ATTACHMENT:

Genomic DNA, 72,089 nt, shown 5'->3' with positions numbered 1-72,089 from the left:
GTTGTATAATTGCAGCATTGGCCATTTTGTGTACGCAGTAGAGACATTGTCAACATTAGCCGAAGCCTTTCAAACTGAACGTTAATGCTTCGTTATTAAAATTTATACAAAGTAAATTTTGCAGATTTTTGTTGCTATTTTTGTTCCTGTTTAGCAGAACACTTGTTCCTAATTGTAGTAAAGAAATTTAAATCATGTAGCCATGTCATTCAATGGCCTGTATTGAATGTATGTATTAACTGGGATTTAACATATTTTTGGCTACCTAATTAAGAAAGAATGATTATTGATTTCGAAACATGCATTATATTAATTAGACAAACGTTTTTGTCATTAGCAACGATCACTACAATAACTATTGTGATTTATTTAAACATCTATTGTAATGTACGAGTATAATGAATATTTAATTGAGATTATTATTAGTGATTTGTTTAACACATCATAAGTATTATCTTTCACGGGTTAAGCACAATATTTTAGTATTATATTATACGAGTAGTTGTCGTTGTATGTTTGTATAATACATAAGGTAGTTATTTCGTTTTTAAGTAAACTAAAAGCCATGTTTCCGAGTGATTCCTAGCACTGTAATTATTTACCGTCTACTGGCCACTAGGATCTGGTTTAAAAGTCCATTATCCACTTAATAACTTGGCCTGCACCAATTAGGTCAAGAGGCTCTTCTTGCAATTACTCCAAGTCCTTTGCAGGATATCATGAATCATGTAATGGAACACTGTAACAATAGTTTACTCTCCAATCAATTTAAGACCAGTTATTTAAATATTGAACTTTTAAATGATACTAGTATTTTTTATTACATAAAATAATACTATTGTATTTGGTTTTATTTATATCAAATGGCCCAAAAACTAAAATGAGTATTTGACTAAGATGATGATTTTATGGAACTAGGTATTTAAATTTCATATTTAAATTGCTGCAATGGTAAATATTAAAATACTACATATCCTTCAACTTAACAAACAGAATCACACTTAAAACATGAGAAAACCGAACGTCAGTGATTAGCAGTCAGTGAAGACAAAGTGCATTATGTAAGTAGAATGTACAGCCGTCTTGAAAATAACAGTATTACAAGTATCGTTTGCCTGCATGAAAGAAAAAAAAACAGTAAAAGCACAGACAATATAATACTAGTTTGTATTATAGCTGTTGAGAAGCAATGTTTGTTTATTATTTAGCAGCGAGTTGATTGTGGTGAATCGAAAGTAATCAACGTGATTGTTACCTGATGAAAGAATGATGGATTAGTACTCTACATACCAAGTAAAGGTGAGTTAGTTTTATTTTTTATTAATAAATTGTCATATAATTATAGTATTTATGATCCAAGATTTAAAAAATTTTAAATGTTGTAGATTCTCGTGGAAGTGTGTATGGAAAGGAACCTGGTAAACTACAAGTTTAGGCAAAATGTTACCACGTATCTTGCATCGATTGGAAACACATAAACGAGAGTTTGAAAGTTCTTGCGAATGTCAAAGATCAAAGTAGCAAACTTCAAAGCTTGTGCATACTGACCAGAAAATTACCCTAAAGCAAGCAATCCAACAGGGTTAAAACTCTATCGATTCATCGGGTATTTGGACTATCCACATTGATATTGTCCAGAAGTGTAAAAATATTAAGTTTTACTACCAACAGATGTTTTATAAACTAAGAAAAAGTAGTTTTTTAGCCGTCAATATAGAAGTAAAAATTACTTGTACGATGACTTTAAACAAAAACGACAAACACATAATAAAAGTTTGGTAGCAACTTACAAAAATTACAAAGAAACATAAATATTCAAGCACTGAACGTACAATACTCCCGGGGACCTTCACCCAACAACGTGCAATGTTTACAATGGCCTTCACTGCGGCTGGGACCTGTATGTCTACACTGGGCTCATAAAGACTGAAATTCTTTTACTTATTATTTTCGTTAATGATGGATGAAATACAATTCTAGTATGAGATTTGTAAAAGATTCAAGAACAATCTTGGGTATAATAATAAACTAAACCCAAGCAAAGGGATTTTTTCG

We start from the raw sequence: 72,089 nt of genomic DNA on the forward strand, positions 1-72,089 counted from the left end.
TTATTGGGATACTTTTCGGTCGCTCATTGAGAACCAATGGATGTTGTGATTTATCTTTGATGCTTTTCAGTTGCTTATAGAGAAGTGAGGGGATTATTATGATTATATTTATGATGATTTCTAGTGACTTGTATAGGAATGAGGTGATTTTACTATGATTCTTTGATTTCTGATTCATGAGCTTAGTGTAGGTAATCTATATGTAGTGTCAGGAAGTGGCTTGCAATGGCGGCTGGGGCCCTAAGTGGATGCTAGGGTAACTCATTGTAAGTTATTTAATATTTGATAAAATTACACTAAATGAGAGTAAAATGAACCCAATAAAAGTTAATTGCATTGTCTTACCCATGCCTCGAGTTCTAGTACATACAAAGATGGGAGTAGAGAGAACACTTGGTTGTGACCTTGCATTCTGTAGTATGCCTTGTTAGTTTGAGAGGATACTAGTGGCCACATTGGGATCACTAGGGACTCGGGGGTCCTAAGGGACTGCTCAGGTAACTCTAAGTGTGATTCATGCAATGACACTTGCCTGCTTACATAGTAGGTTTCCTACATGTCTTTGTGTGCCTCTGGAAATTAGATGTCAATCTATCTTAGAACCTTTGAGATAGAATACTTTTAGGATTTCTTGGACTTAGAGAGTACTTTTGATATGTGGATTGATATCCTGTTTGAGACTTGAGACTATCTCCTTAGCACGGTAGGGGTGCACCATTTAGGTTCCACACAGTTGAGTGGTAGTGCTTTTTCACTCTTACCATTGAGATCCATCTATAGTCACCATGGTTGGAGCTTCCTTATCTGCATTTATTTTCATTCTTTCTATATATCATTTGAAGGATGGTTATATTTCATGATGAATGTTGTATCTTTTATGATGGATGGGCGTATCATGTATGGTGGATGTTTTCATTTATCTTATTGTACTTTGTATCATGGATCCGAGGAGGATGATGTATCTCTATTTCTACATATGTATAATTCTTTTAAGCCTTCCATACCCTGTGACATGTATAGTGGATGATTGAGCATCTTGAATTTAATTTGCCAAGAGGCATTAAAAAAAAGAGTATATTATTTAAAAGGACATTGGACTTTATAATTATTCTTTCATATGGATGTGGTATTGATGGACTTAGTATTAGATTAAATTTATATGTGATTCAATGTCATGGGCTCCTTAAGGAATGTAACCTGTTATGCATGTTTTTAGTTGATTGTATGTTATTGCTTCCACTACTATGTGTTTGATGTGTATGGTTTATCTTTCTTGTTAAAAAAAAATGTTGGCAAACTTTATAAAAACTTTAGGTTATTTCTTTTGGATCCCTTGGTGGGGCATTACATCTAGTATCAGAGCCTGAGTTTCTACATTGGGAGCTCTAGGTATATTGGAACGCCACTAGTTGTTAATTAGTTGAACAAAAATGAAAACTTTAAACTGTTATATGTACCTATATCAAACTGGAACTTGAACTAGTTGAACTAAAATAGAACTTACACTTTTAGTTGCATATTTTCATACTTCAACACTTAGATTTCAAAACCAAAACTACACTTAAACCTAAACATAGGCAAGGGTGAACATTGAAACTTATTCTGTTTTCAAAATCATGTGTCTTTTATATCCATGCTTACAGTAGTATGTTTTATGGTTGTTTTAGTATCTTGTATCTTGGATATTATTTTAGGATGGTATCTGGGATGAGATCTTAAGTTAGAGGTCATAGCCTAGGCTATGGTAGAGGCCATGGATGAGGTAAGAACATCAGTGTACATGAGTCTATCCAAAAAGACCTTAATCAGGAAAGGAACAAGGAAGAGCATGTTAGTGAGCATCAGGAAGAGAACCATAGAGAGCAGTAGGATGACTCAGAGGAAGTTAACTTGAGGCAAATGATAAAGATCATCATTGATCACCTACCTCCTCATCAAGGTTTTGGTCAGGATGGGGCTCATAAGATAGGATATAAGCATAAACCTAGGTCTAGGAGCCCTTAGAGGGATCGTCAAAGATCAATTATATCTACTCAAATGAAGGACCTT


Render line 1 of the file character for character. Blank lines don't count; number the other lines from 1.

Genomic DNA, 72,089 nt, shown 5'->3' with positions numbered 1-72,089 from the left: